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(BARF is taken to mean either Bones And Raw Food or Biologically Appropriate Raw Food)

N.B NEVER FEED YOUR DOG COOKED BONES!!
There are two schools of thought amongst devotees of BARF feeding – the pro fruit & veg camp and the anti fruit & veg camp ...... I subscribe to the former, my dogs love the fruit and vegetable element of  the diet! Remember - it is raw MEATY BONES that form the mainstay of this diet NOT JUST MEAT.

Feeding the BARF diet
- basically there are two possible scenarios - EITHER you already have a dog and are considering changing its diet for some reason OR you are planning on getting a puppy and wonder on what to feed it!!

Why might you consider changing your adult dog’s diet from a “conventional” kibble, or even tinned food, to the BARF diet? Again, basically two reasons – medical or aesthetic! If your dog has any of a variety of allergies or digestive problems OR if you just don’t “fancy” the same-old-same-old stuff out of a bag (of which you can never be 100% sure of the contents unless you have a higher degree in food labelling!!) the BARF diet could be the solution. The reason I was converted to this diet more than 15 years ago was due to having a bitch with a severe contact allergy to many pollens – grass and some wild plants and trees. Inspite of being treated with a special customised de-sensitising vaccine flown in from the US there was no improvement, but within a few weeks of putting her on this diet her skin rash (which often became sore and even infected through persistent scratching) had disappeared and she had no further problems for the rest of her very long life!

Can you rear puppies on the BARF diet? ... most emphatically YES! If you are breeding a litter you will, of course already be an experienced dog owner, so I will not go into the details of weaning and rearing pups on a raw diet here, however suffice it to say puppies can be weaned straight onto a raw diet; they will love it and will thrive on it!  I will consider the prospective puppy owner, whose breeder has not reared the litter on the raw diet, but who would like to feed their new pup this way. Firstly, the old adage applies ... for the first few days in a new home it is probably best to keep the pup on the food provided by the breeder (which it should be - if this is not offered by your breeder then do not hesitate to ask for it!!) A puppy will have a lot to get used to in its new surroundings (not least a change in the water which is often overlooked as a cause of digestive upset in new puppies) so to stress it further by changing its diet is not a good idea. “All the books” say change over the diet gradually and I would absolutely agree with this when changing from one kibble to another, but I believe it is less critical when changing to a raw diet HOWEVER, it is still best to proceed with caution and observe your puppy extra-carefully as you make the change.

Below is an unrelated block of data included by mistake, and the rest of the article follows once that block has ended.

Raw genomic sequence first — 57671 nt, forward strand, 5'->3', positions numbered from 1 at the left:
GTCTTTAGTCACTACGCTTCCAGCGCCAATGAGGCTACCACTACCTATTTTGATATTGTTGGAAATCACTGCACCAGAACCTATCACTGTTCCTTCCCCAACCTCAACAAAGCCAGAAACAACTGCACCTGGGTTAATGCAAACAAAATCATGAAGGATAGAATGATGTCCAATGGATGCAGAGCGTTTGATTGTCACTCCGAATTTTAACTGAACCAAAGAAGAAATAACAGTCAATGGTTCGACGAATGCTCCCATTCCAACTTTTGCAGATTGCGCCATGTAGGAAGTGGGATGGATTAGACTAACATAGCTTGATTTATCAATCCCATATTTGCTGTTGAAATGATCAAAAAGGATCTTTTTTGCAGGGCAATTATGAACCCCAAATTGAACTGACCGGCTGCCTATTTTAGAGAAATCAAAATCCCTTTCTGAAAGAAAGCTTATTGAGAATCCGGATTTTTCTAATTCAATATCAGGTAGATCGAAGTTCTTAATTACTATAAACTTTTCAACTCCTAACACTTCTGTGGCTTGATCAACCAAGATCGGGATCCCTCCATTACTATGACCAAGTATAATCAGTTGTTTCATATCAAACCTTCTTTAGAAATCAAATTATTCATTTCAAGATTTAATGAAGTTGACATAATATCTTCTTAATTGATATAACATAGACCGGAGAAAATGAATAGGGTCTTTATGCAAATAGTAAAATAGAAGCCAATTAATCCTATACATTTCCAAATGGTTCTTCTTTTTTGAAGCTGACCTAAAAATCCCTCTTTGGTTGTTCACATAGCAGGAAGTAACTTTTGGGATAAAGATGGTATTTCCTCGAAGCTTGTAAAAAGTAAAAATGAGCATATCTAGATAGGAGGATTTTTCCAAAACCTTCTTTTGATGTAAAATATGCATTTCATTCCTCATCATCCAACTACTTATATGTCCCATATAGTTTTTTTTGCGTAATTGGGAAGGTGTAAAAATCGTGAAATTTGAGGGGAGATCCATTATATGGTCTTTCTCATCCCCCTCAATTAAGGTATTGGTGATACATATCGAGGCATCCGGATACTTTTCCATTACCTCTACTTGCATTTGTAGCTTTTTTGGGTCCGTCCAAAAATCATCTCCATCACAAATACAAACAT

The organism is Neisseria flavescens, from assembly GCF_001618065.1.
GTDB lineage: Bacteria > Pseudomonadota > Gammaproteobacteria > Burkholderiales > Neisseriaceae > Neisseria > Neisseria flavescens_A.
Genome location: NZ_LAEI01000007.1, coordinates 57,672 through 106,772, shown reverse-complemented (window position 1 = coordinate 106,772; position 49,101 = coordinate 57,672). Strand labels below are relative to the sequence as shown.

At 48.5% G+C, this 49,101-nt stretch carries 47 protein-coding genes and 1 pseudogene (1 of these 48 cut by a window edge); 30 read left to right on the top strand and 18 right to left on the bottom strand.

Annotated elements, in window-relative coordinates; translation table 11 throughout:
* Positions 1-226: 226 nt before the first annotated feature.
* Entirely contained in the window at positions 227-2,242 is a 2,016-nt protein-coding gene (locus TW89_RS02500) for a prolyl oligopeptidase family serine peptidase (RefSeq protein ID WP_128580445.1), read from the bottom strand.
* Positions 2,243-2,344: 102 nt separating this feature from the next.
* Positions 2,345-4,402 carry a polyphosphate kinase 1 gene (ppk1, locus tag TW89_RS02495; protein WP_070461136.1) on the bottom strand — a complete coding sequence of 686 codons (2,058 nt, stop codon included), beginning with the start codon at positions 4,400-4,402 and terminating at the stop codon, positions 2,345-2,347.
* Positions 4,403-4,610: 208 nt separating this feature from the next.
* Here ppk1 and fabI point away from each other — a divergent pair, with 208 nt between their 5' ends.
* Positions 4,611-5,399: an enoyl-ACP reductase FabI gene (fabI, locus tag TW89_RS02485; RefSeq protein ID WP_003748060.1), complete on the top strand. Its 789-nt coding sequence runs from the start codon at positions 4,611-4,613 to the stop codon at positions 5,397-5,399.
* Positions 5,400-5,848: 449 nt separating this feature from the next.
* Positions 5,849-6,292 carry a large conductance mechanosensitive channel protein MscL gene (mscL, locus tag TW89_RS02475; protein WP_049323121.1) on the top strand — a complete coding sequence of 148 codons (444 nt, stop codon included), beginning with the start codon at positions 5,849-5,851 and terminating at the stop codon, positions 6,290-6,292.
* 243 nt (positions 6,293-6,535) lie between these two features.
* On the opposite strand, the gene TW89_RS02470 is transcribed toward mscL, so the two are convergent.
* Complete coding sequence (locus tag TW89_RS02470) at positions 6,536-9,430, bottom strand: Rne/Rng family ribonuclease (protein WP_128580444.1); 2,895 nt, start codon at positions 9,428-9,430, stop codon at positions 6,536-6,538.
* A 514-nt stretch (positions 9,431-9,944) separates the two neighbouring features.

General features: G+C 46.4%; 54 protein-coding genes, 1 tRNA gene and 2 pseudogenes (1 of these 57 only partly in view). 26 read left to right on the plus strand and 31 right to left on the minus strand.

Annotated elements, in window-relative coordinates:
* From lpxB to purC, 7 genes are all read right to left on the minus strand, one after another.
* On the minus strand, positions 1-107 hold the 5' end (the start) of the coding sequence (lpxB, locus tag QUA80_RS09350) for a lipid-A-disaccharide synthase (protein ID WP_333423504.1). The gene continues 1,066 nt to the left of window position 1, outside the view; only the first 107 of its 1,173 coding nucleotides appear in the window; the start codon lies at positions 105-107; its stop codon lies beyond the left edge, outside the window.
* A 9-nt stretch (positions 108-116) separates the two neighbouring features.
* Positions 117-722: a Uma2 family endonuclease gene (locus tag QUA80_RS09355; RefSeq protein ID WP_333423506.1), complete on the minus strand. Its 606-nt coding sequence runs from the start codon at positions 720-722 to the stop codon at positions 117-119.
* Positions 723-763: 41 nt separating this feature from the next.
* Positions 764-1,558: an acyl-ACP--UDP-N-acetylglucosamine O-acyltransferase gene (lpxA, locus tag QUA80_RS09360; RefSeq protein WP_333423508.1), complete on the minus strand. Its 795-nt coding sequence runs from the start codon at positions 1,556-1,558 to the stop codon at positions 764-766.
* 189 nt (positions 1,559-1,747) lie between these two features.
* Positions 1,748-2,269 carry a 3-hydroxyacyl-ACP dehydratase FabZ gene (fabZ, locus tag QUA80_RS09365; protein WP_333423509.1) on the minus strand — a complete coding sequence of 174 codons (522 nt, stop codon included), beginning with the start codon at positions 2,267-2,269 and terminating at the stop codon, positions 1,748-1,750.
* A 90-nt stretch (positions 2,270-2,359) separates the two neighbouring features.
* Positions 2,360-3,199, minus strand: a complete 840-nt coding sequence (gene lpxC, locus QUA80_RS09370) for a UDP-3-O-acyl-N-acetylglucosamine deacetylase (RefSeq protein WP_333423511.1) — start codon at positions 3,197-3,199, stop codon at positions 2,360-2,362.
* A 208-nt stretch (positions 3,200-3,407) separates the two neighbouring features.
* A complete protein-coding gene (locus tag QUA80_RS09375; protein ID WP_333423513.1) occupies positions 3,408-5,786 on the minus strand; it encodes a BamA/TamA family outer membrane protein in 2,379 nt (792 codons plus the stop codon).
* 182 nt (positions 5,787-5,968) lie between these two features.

Young puppies not used to bones are usually put on to chicken wings to start with and these can be smashed up a bit with the side of a meat cleaver, a steak mallet or the back of a hand axe for the first couple of days (unless a giant breed pup when it probably won’t be necessary!!) if they are puzzled about how to deal with a whole wing. Be assured it will not take long for them to get used to it!!

I have encountered a number of people who say their puppy or dog will not eat the fruit & veg element of the diet; if you wish to include this, do not be persuaded to give up just because your pup is not immediately keen to eat it (although I’ve never had any trouble!). Some of the BARF books say add minced meat to the mix and gradually reduce it over a few days others advocate adding a small sprinkling of grated cheese or similar – personally I would NOT go down this route and allow my dog to train me to give them the “treats” that they want!! I would introduce the fruit/veg meal first and a few meals later the raw meaty bone/chicken wing meal.

Pros and Cons of the BARF diet!!

Pros - improvement in general well-being, fantastic teeth, “curing” of many allergies, the benefit of knowing exactly what your dog is eating, the obvious pleasure and enjoyment of the dog.

Cons – TO BEGIN WITH it can seem like a lot of trouble, but once you get into a routine it isn’t! Travelling/going on holiday can be tricky, there are two ways round this: you can buy pre-packed BARF food (it is expensive but would be OK for a short period) OR you can give your dog a high quality, preferably grain-free, kibble meal maybe once a fortnight when at home so that its system is accustomed to it and, in an emergency or when travelling it can be fed this kibble for a while without harm (this is the strategy I follow and I use Challenge Salmon and Potato kibble which I find to be one of the best kibbles)

You can research details of the BARF diet online or in assorted books (I recommend “Give Your Dog a Bone” by Ian Billinghurst) but if you need further help or advice or have any specific queries don’t hesitate to contact me! I could write much more on this diet, but I think that’s enough for now (although there is a little more information on my website www.barbetchasseurfrancais.info/feeding.html !)







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